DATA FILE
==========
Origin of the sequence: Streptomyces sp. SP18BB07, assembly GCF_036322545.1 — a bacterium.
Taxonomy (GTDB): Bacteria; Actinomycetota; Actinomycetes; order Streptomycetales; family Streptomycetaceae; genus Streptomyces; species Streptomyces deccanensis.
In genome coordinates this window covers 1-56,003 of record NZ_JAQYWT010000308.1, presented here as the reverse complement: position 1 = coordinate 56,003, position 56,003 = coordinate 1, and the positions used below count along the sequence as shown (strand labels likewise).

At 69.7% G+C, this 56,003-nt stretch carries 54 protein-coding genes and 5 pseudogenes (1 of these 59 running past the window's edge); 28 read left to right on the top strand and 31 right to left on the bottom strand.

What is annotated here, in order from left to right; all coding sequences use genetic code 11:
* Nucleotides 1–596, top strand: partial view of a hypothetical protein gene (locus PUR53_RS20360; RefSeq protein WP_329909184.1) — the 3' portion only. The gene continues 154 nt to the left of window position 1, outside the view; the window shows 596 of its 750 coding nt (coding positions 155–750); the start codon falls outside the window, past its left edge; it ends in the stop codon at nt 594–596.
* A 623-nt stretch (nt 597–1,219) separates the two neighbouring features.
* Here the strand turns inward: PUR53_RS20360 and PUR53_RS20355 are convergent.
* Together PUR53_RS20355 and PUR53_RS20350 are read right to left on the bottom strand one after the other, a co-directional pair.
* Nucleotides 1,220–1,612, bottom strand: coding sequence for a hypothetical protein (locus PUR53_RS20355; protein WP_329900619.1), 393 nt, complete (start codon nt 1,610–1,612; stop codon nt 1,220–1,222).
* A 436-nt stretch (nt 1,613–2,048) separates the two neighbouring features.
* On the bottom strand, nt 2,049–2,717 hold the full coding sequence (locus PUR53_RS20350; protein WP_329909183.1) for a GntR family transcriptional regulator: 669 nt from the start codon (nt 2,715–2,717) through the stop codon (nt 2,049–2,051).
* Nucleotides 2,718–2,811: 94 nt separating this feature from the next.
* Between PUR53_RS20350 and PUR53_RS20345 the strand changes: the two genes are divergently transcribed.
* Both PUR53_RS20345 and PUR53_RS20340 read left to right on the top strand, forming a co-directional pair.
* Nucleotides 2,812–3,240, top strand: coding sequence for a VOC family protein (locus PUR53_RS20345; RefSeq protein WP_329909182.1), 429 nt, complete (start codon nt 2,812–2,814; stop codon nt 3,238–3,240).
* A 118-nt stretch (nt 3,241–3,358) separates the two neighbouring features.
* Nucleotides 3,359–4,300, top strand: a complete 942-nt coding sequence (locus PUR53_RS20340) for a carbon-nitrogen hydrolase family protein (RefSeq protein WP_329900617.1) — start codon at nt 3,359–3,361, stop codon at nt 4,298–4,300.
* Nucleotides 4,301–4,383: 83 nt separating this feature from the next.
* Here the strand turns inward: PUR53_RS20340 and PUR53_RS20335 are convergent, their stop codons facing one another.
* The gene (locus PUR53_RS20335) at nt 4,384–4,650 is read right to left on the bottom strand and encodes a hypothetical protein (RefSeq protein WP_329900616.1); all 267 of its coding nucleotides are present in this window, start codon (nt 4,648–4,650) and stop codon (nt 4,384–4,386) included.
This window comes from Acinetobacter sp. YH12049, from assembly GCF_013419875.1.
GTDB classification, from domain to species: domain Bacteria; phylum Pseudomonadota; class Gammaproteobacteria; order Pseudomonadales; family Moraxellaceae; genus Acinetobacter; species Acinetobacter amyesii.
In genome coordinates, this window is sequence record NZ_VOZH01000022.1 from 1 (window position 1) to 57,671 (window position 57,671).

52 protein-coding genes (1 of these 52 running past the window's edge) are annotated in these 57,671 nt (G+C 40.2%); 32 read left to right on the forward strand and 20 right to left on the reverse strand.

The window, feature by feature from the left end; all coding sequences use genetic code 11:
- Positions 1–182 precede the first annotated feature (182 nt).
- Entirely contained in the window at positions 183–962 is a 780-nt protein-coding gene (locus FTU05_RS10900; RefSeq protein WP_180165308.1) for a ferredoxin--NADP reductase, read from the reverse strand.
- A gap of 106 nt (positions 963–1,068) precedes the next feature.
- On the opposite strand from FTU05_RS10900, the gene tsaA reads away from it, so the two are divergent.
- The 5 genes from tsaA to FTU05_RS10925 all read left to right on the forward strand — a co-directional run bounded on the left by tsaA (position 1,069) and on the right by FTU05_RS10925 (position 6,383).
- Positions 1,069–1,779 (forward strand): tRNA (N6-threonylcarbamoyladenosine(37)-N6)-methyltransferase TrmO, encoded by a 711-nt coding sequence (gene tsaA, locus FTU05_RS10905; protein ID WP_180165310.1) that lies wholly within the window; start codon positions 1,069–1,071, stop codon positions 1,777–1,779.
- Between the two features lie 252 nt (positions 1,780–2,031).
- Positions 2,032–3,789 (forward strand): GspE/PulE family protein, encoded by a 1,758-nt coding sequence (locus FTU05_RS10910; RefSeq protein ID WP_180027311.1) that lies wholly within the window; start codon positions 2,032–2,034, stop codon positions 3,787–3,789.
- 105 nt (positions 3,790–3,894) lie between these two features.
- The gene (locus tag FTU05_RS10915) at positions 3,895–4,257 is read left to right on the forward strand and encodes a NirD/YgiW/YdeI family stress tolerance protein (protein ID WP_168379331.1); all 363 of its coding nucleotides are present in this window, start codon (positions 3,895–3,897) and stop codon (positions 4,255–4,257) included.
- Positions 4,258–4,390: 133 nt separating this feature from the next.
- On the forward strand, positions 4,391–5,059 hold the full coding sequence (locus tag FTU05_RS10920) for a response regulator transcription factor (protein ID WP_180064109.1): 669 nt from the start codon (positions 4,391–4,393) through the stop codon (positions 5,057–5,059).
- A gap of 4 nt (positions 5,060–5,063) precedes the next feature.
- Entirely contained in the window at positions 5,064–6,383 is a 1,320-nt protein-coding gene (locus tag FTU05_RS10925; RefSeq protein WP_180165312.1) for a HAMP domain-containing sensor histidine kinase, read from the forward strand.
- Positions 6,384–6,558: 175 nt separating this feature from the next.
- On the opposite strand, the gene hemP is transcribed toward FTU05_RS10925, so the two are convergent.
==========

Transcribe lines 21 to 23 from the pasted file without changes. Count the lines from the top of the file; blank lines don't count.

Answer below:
* The gene (locus PUR53_RS20335) at nt 4,384–4,650 is read right to left on the bottom strand and encodes a hypothetical protein (RefSeq protein WP_329900616.1); all 267 of its coding nucleotides are present in this window, start codon (nt 4,648–4,650) and stop codon (nt 4,384–4,386) included.
This window comes from Acinetobacter sp. YH12049, from assembly GCF_013419875.1.
GTDB classification, from domain to species: domain Bacteria; phylum Pseudomonadota; class Gammaproteobacteria; order Pseudomonadales; family Moraxellaceae; genus Acinetobacter; species Acinetobacter amyesii.